Much to the disappointment of many Google publishers, Google decided they would no longer be using the Rel=prev-next indexing signal. This wouldn’t have been so much of a problem as far as publishers were concerned, but it was the simple fact they were not notified of the changes. In fact, Google itself encouraged publishers to continue using the signal for years after they retired it, hence why many of them are now angry to find out it was pointless to implement into their web pages. Publishers have only recently found out of the changes because Google decided to announce it via Twitter.
What is the Indexing Signal?
For those web developers/content writers who had long pages of content, they could simply take advantage of the Rel=prev/next signal to break the content up into multiple sections/pages. This was specifically good for those wanting to get more indexed pages in the search engines without all of the content being wasted on just the one page. Search engine spiders love short content that’s easy to read, hence why publishers would use such signals to keep their content readable.
Why was it Such a Major Change?
While many SEO professionals decided it didn’t hurt their efforts too much, many others were hugely disappointed and regarded it as a major search engine change. This was because many publishers used the signal to help Google and other popular search engines navigate sites easily and with clear instructions.
Why Didn’t They Announce the Change?
Why Google didn’t announce the change officially as soon as they decided to remove it is beyond the SEO community. However, Google lost a lot of trust in retiring the indexing signal after announcing it years after. Publishers were also left confused when they opted to use the Google Support Pages to see why the indexing signal wasn’t being used any more – they were faced with just a 404-response error page. What was probably more baffling is the fact Google updated one of their blog posts from 2011 to say that the Rel=prev/next signal was no longer available.
Publishers are Unhappy with Google
It’s not uncommon for publishers and advertisers to be unhappy with some of Google’s decisions, but when they are making moves without updating their publishers, it causes major concern. Head of Google, Matt Cutts, promises to keep publishers up-to-date with any new changes, but he failed the SEO community. Publishers expect Google to help them improve their websites for their visitors, so they can convert more visitors into paying customers, and ensure their site is easy to navigate and use.
The Indexing Signal Continued to be Encouraged
Even as late as January 2019, John Mueller, an analyst at Google, was still encouraging the SEO community to continue using the signal, even though it was removed years ago. This all came about when a publisher asked John Mueller what he could do to ensure none of his inner pages were indexed within a pagination, but rather have the first page indexed. John responded and told the publisher that the best way of achieving such results was to take advantage of the Rel=prev/next indexing signal. He didn’t mention the fact that Google had already removed it. In fact, he told the publisher that Google was still very much using the signal.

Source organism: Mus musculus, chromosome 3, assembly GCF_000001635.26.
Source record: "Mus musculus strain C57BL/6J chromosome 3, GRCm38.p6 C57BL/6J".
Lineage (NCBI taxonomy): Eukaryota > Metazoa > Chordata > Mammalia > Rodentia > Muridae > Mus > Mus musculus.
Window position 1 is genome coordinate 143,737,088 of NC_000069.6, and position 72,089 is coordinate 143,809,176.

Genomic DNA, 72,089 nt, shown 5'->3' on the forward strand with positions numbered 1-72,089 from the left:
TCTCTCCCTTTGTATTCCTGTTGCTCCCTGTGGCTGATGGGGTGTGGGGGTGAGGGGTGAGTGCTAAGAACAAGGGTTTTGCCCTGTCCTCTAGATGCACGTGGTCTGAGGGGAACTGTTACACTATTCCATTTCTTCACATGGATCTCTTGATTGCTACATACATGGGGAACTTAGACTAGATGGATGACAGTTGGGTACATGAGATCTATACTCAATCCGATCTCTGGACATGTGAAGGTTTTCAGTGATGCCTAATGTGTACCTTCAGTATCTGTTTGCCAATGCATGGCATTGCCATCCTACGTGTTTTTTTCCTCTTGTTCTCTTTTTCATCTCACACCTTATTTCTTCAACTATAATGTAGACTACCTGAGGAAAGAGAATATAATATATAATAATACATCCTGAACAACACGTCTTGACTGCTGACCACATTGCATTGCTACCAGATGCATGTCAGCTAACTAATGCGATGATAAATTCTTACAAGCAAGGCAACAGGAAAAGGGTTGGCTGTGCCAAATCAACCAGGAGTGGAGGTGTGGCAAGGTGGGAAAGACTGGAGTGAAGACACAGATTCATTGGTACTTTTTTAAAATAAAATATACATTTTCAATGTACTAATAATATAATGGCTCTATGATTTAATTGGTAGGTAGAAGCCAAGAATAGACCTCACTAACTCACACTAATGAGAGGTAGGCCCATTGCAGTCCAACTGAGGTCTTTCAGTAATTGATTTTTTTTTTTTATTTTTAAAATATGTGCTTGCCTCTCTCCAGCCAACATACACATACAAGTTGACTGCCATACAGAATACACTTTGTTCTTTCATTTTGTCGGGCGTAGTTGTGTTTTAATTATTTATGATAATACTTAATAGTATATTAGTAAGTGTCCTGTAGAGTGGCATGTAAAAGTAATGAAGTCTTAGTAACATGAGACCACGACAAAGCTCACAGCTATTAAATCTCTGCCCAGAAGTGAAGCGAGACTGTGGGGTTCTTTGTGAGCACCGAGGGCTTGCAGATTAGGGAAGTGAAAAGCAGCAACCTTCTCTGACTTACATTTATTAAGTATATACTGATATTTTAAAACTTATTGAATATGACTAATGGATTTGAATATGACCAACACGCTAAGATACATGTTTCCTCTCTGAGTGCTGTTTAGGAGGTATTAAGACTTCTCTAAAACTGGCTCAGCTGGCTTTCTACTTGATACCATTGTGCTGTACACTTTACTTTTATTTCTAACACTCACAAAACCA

Quite simply, although being an analyst for Google, John may not have known himself that Google removed the popular indexing signal. Why this was the case remains to be seen, but if their own analysts don’t know about such changes, the SEO community aren’t going to know either.
Should You Remove the Code from Your HTML Pages?
Many web developers have already gone ahead and removed the indexing signal from their code and, while this doesn’t pose so much of a problem, Edward Lewis, an internet marketer for nearly 25 years, has said that it’s still a relevant HTML element. So, while Google no longer uses the signal, other search engines still do.
Rel=prev/next Still Serves
The SEO community firmly believe that the signal played a major role in helping search engine spiders navigate sites easily, as it helps break up content that’s easier to digest. However, now that it’s been retired from Google, many online website auditors like Alan Bleiweiss feel that they can no longer “trust Google to sieve their way through hundreds of paginated content.” He still takes advantage of the indexing signal for other purposes, like targeting organic traffic from Bing and Yahoo search.
Big marketers like Cyrus Shephard have shared their own opinions on the actions Google has taken in recent years. He shares a more pragmatic response and feels that SEO professionals should no longer rely on the indexing signal, but concentrate on developing their internal links to ensure their content is still easy to navigate instead. This could mean creating more pages with less content or simply optimizing their internal pages to continue working with the search engine.
The fact is, Google is the boss of the online marketing world and the community has to abide by their rules and use the features they provide. Otherwise, they’re going to miss out on a chunk of the market which more or less every page visitor uses. Should web developers require organic traffic to flourish, they’re going to need to come up with unique ways to get their internal pages indexed, rather than relying on the Rel=prev/next indexing signal.
In conclusion, Google no longer uses Rel=prev/next indexing signals, which has hugely disappointed many publishers. However, while Google retired it, many publishers still have such code implemented, as they don’t really know how else Google can find the relevant content to be placed in the popular SERPs (Search Engine Results Pages). Whether Google will work with the signal again in the future remains to be seen, but what Google has done is lost a lot of love and support from their SEO community and publishers.